Alerts & Updates 19th Dec 2022

ELP Tax Update – Highlights of the 48th GST Council Meeting held on 17 November 2022

Authors

Arihant Tater Associate Partner |
Rohit Jain Deputy Managing Partner | Mumbai
Kumar Visalaksh Partner | New Delhi | Noida
Rahul Khurana Partner | New Delhi | Noida

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  • Some of the key recommendations of the Council vide the 48th GST Council Meeting held virtually on December 17, 2022, are as follows:
    • Certain offences under the GST law obstruction or preventing any officer in discharge of his duties; deliberate tempering of material evidence; failure to supply the information, are proposed to be decriminalized. Further, the minimum threshold for initiating prosecution is recommended to be increased from INR 1 crore to INR 2 crores (except for fake invoice cases). The legislative changes are expected to be introduced in the Union Budget 2023-24. The move is aimed at reducing disputes and chances of taxpayer harassment.
    • The GST rates largely remain unchanged. In only two cases, the GST rates have been proposed to be reduced:
    Goods Old Rate New Rate Impact
    Husk of pulses 5% Nil GST rate reduced for an essential cattle feed ingredient on account of long demand of the Industry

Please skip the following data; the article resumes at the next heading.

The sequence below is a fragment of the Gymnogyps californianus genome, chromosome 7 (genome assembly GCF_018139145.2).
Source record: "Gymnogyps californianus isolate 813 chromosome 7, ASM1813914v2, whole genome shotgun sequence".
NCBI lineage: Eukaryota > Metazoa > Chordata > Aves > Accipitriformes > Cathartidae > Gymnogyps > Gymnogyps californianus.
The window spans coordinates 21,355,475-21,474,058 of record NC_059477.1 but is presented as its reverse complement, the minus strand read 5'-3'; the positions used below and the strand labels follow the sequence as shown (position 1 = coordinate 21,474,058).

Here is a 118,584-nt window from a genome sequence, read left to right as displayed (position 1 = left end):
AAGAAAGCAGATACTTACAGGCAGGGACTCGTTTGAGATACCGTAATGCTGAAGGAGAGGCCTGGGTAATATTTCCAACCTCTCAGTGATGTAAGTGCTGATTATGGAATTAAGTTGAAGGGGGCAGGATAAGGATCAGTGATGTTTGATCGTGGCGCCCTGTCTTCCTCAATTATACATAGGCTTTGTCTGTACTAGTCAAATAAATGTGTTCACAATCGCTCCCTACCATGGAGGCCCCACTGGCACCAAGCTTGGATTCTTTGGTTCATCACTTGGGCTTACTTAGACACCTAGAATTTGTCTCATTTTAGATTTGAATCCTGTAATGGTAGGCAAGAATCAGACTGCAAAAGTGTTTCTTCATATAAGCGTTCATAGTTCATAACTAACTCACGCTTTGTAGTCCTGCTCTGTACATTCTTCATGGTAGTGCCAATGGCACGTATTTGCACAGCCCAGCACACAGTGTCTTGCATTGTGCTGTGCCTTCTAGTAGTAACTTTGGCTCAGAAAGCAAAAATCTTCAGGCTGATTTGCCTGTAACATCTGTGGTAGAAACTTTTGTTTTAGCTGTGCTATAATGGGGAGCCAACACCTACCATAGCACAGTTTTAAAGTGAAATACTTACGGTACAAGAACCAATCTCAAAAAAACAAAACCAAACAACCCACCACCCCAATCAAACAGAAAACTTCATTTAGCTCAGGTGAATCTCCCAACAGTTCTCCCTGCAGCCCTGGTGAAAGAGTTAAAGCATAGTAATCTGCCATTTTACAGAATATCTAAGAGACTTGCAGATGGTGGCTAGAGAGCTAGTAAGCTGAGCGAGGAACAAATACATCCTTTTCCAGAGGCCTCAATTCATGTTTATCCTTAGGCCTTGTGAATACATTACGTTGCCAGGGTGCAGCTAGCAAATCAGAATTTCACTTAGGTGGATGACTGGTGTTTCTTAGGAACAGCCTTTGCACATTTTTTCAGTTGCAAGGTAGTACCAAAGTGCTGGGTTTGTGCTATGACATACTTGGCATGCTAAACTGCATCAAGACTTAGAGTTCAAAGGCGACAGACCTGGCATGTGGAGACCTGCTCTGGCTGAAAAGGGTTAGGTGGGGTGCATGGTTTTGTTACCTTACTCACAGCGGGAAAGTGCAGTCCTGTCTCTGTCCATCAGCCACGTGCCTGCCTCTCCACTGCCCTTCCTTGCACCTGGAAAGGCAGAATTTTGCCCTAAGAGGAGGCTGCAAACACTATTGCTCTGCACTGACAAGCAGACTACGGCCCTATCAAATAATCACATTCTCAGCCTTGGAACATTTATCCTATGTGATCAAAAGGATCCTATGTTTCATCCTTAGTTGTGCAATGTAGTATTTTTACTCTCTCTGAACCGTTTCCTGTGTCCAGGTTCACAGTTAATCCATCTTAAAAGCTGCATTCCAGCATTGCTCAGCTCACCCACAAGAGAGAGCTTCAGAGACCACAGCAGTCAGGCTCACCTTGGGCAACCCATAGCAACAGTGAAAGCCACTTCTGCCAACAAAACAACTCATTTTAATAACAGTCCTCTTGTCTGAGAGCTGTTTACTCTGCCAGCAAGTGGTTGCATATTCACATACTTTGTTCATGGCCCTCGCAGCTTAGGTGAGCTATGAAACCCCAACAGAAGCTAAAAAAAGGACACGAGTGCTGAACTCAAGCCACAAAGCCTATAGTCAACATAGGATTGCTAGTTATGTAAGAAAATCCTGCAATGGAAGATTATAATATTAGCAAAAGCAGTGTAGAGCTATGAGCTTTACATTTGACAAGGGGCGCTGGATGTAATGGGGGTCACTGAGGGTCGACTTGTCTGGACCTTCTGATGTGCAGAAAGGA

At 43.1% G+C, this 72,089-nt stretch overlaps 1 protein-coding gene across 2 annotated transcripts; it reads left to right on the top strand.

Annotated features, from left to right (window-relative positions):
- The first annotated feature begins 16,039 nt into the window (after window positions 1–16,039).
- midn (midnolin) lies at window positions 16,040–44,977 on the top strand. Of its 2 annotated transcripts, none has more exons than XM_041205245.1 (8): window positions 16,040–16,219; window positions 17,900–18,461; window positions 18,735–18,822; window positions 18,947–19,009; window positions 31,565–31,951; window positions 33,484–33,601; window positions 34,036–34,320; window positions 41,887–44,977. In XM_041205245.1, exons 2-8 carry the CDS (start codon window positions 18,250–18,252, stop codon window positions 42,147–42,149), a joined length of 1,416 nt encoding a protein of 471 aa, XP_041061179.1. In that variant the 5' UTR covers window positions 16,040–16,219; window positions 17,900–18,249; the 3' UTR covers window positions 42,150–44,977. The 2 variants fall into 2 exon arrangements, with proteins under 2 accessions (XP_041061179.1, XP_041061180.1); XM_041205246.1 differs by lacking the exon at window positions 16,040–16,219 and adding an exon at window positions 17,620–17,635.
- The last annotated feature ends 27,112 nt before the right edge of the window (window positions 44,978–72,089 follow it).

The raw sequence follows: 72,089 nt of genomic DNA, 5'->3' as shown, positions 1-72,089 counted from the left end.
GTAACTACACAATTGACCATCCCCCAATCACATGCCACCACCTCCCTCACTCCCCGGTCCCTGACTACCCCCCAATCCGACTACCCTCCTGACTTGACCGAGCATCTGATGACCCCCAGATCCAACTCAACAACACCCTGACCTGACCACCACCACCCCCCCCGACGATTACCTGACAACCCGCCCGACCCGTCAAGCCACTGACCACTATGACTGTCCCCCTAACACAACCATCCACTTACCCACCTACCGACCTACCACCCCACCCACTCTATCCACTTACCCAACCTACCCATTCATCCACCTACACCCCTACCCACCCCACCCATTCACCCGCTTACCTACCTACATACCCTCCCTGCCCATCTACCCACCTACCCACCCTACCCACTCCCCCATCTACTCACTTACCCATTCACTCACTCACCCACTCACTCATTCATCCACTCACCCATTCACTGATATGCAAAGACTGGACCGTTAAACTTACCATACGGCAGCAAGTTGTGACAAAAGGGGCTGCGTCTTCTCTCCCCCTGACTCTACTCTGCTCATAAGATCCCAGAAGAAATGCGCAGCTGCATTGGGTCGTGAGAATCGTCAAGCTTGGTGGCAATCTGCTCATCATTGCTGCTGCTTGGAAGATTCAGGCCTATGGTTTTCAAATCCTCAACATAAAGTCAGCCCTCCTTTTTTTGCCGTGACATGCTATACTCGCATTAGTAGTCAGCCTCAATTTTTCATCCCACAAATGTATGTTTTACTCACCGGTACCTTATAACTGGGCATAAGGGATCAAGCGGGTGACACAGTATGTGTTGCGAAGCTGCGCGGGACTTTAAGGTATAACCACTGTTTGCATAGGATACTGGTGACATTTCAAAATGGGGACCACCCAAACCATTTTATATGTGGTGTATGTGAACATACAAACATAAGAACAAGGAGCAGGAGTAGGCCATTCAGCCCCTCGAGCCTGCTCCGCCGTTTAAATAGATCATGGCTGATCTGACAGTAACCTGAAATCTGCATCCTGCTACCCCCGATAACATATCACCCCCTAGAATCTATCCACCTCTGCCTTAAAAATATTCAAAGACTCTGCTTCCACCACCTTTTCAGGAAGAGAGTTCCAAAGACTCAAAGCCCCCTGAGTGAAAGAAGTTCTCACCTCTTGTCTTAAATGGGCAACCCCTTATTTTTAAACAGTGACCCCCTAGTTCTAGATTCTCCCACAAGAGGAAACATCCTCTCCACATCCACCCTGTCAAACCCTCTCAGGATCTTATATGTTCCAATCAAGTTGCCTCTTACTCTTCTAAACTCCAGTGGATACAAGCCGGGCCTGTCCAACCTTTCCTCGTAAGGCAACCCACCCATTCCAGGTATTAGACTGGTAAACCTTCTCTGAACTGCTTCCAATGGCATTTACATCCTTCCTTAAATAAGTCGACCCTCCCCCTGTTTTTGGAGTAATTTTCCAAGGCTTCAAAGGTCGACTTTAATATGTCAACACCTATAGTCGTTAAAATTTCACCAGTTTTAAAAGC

Ethyl alcohol supplied to refineries for blending with motor spirit (petrol) 18% 5% Reduce dependence on imported crude and promote blending efforts
    • In order to resolve ambiguity, the GST Council shall also clarify on a few key industry issues:

    – Incentives paid by Central Government for promotion of RuPay Debit Cards and low value BHIM UPI transactions are not taxable. This clarification will bring relief to the banking industry.

    – 22% Compensation Cess is applicable to SUVs [engine capacity > 1500 cc; length > 4000 mm and ground clearance >= 170 mm]. This is applicable to motor vehicles fulfilling all four conditions.

    – No Claim Bonus offered by the insurance companies to the insured is an admissible deduction for valuation of insurance services.

    – Pursuant to the Delhi High Court judgment in the case of Seema Gupta Vs Union of India [2022 142 taxmann.com 564 (Del)], it has been clarified that no GST is payable where the residential dwelling is rented to a registered person in his/her personal capacity for use as his/her own residence and on his own account and not on account of his business.

    – Goods falling in lower rate category of 5% under schedule I of Notification No. 1/2017-CTR imported for petroleum operations will attract lower rate of 5% and the rate of 12% shall be applicable only if the general rate is more than 12%. The clarification appears to be limited to goods imported for petroleum operation. The other issue being faced by the oil & gas industry taxability of support services, provided for the petroleum operations, remains unaddressed.